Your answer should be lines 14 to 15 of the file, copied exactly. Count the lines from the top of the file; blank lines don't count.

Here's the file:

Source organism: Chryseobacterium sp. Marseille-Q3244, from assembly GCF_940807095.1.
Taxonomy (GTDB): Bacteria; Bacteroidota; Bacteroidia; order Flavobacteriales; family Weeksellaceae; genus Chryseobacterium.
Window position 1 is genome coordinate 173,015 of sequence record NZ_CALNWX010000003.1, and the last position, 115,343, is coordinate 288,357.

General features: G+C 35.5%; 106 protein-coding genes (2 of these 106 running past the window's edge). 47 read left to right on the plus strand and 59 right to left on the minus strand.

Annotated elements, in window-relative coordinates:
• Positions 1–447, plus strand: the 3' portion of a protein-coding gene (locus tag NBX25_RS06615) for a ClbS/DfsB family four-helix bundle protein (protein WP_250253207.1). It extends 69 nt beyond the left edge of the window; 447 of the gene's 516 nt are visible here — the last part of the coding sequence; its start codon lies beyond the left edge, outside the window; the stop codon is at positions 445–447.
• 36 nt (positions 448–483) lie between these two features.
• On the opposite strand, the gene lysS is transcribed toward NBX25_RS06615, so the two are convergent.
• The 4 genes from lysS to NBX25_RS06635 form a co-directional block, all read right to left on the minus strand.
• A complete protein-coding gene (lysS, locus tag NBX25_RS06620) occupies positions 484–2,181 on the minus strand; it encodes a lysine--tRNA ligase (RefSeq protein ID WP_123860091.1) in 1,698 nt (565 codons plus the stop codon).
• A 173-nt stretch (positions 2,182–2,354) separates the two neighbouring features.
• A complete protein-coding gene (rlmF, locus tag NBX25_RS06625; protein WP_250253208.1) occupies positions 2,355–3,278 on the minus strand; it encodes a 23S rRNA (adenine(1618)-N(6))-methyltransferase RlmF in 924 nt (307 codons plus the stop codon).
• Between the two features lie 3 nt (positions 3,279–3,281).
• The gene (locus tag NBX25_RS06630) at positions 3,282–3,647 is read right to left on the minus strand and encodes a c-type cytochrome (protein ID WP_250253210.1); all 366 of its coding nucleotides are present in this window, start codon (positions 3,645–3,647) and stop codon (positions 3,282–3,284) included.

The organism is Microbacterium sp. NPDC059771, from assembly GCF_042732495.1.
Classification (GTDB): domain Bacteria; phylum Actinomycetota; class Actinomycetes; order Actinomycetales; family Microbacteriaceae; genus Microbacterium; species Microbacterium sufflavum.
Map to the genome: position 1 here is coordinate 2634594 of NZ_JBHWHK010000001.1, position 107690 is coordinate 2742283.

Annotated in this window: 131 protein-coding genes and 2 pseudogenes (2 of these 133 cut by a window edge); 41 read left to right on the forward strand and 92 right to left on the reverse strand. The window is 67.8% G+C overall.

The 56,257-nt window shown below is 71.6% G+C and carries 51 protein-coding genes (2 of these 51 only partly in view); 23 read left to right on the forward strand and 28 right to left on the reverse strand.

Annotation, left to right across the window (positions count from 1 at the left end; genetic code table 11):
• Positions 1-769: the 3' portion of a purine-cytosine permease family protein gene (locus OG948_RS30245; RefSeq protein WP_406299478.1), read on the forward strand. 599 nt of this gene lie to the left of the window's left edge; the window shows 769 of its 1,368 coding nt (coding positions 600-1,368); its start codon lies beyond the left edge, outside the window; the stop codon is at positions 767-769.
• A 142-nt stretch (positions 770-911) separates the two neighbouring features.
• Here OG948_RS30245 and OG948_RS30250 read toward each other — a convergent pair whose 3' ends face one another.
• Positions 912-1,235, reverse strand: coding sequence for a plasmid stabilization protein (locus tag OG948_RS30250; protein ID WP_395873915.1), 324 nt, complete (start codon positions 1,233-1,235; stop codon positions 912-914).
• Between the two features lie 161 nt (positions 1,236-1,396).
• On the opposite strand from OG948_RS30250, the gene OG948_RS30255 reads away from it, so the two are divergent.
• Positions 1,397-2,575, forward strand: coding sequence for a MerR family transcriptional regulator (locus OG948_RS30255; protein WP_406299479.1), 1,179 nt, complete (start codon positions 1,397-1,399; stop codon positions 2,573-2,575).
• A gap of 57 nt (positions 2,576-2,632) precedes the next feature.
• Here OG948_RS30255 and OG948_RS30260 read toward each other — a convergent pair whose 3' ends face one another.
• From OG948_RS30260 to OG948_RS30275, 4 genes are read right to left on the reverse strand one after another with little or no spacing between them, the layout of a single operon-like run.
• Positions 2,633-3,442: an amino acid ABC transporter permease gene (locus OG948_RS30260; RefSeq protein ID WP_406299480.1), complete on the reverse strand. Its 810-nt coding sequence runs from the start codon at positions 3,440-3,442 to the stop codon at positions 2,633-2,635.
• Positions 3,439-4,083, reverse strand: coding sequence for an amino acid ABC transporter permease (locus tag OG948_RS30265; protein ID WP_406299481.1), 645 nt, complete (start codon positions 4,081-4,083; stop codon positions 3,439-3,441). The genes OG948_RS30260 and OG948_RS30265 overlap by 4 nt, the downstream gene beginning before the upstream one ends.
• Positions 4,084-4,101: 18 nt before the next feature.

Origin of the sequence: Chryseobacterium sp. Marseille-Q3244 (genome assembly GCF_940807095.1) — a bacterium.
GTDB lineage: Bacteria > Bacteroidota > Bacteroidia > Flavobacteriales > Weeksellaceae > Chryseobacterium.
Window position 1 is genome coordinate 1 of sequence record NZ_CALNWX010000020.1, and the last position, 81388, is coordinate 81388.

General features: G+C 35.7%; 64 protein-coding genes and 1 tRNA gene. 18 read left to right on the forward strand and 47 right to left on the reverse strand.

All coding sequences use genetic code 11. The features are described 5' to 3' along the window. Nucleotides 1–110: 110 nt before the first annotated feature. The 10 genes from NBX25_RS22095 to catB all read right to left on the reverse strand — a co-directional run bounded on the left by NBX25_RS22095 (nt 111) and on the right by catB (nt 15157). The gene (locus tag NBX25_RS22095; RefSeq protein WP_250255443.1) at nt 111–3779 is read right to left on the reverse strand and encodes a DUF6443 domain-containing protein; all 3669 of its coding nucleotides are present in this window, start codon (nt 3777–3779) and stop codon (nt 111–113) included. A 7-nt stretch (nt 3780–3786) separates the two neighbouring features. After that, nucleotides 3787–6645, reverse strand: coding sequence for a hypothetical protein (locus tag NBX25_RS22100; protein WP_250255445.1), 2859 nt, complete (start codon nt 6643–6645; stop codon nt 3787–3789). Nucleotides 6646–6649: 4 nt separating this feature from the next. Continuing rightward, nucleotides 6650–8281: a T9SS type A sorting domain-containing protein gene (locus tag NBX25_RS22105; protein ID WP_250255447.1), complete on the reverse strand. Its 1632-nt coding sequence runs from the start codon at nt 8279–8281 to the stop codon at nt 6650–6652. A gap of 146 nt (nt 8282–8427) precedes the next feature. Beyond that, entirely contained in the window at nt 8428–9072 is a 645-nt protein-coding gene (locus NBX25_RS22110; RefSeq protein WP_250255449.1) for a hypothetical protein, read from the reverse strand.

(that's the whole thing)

• The gene (locus tag NBX25_RS06630) at positions 3,282–3,647 is read right to left on the minus strand and encodes a c-type cytochrome (protein ID WP_250253210.1); all 366 of its coding nucleotides are present in this window, start codon (positions 3,645–3,647) and stop codon (positions 3,282–3,284) included.

The organism is Microbacterium sp. NPDC059771, from assembly GCF_042732495.1.